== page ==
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Nearly Sleepless in Seattle

Here’s the scenario: It’s 11:15 at night in Seattle. Daughter and I are trying to check into a moderately-priced airport hotel for a layover on our way to Vancouver. The complication is that I am inadvertently traveling without my credit cards. (Don’t ask!)

Here’s the backstory: Spouse had called the hotel earlier that evening from New York, while Daughter and I were still on the plane, to ensure that we’d be able to check-in smoothly despite my lack of plastic. The hotel had assured him it would be OK. But based on hotel policy, they wouldn’t just charge the card I had used to make the reservation. If I couldn’t produce the plastic, they wanted written authorization by fax. Since I was on a plane and couldn’t fax my signature to them, Spouse gave his card and faxed an authorization with his signature instead. Then he emailed me to make sure I had his card number so that when we arrived, we could check in easily and get right to bed.

Here’s the result: Desk clerk cannot find the fax in either of “the two places it should be.” He says that’s OK — so long as he can have my credit card for incidental charges. I explain that I don’t have my card with me. He says that’s OK — Spouse can take care of it when he checks in. I explain that Spouse is not checking in — he is home in New York and faxed the authorization to use his card because he wouldn’t be here in person. Desk clerk is stumped and says he can’t check us in.

I explain again and ask him to read Spouse’s email, which he refuses. He tells me the policy again, and we both appeal to the more tenured desk clerk. Senior desk clerk says if I contact Spouse and get a new authorization faxed over, they can check us in. I explain with some intensity that it’s almost 2:30 in the morning in New York, and I don’t want to wake Spouse up. I offer Senior Clerk the email, but he also declines.

I’m about to set up camp with Daughter in the lobby when Senior Clerk has an inspiration — or gives in, I can’t tell which — and says that so long as Spouse faxes them a new authorization before we check out in the morning, he can check us in now.

Whew! I thank both clerks and Daughter and I stagger to our room. I email Spouse asking him to re-fax early in the morning, and I tell him to ask whichever hotel staff member he speaks with to put the fax in the red book or the file box — the “two places it should be.“ Then Daughter and I finally settle in after being awake for 21 hours — nine of them in transit.

In the morning, I call Spouse, who hadn’t checked his email yet. He has a little cow, because he had worked so hard to make everything all right. I feel terrible. He calls the hotel, and then calls me back to let me know everything’s OK.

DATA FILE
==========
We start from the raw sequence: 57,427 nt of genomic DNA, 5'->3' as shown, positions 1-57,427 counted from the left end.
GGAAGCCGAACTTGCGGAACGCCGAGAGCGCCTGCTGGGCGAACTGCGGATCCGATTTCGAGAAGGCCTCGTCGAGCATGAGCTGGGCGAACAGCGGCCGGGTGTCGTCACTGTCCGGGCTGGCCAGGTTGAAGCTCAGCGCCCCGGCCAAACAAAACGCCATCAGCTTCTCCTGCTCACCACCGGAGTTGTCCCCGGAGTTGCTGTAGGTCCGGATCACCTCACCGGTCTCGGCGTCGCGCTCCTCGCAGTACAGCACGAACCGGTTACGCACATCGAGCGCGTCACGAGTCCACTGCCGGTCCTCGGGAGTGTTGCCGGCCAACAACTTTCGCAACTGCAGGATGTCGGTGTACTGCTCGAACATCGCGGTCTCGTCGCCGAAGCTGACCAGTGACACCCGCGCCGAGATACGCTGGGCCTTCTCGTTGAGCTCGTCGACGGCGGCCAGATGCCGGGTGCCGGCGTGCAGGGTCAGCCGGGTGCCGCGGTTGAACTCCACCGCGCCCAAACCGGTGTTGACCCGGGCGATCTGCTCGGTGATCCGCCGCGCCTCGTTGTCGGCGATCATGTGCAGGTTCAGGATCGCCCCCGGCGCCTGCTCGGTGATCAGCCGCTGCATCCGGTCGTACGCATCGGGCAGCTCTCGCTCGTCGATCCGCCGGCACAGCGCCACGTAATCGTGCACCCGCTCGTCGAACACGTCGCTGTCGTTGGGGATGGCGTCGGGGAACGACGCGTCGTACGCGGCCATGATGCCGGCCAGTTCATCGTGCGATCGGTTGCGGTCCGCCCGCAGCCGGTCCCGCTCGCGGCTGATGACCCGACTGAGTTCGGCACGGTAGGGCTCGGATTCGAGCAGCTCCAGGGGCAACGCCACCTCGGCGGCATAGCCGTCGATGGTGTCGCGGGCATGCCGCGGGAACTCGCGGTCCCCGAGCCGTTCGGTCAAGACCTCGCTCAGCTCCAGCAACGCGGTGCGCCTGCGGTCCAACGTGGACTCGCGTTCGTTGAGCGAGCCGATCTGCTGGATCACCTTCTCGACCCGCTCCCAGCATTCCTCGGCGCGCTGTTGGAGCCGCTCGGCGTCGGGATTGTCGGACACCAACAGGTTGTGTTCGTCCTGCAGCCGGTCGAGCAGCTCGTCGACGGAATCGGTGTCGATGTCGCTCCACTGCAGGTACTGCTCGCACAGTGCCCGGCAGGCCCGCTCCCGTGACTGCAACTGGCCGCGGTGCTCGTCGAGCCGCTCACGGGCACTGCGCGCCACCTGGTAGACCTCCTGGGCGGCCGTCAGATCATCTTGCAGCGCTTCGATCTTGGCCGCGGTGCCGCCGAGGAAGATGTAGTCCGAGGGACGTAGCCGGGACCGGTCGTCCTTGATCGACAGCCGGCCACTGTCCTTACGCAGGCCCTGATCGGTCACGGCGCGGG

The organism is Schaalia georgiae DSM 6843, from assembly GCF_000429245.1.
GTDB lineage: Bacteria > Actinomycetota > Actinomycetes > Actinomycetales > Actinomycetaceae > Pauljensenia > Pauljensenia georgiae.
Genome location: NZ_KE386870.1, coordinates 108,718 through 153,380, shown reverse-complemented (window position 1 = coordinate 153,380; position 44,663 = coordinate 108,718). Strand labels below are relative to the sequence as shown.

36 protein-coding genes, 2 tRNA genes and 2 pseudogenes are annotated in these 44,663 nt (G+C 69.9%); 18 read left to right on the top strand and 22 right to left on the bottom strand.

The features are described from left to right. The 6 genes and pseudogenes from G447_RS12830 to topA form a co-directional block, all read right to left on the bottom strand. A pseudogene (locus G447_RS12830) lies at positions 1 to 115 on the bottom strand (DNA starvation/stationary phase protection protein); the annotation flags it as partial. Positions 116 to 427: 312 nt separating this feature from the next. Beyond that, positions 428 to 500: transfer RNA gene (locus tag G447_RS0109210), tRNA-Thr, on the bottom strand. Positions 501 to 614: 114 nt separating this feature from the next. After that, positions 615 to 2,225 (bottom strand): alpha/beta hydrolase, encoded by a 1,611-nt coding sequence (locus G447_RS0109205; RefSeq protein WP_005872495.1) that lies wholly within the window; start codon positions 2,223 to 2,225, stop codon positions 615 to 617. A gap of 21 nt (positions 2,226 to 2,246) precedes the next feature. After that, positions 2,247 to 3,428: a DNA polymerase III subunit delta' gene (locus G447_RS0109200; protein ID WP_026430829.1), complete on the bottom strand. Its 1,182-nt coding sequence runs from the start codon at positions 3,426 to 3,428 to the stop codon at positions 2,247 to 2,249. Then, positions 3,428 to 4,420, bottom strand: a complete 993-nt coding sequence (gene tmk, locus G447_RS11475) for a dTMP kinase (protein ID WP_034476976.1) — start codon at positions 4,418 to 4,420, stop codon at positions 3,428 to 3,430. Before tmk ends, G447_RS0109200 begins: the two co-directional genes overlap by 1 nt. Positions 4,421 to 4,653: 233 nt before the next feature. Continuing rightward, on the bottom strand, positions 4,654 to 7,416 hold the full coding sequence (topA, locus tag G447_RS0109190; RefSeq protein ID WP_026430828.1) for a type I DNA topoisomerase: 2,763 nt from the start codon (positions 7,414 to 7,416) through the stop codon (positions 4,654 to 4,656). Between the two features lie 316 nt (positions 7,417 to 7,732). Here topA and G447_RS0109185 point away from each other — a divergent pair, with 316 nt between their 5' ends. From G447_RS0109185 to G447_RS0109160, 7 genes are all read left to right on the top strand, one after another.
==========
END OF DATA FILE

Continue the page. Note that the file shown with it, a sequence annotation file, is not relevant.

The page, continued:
Here’s the explanation: The fax was in the “other” office all along — having arrived four hours before we reached the hotel. Why? Authorization forms are sent by the accounting office, which has a different fax number from the front office fax, and since no one’s in accounting after hours the fax never reached the front office. The accounting silo didn’t communicate with the front desk silo. When information doesn’t transfer between silos, and policies are simultaneously very tight, humans, and customers in particular, can get lost in between.

In this case, the humans were Daughter, who was afraid we wouldn’t have a place to sleep and was distressed by the disappearance of my usually unshakeable equanimity, and me. I couldn’t believe they wouldn’t take my credit card number without the physical plastic or Spouse’s without a faxed piece of paper — which could have been forged or falsified much more easily than the email, including his credit card number, that came from Spouse’s address to mine.

It seems unlikely that the hotel had never encountered this problem before, or that it would never happen again. Each department had extremely clear procedural steps to follow that didn’t dovetail with each other — but hotels are open and conducting transactions 24/7, so their procedures need to operate round the clock too.

I thought of stopping at the desk in the morning to say that there were information-flow issues that needed resolving and suggest a procedure to correct them — but I didn’t. Daughter had already given me clear feedback about my failure to be cheery and pleasant with the desk clerks, and I didn’t want to fall into frustration and over-intensity again. Plus, neither the hotel nor the clerks were asking for my help.

Thanks to Spouse’s excellent work, the hotel in Vancouver — incidentally a much lovelier place — had no problem checking us in. I’m now en route to a different Seattle hotel, where a FedEx package with my credit card is already waiting for me.

Onward and upward,


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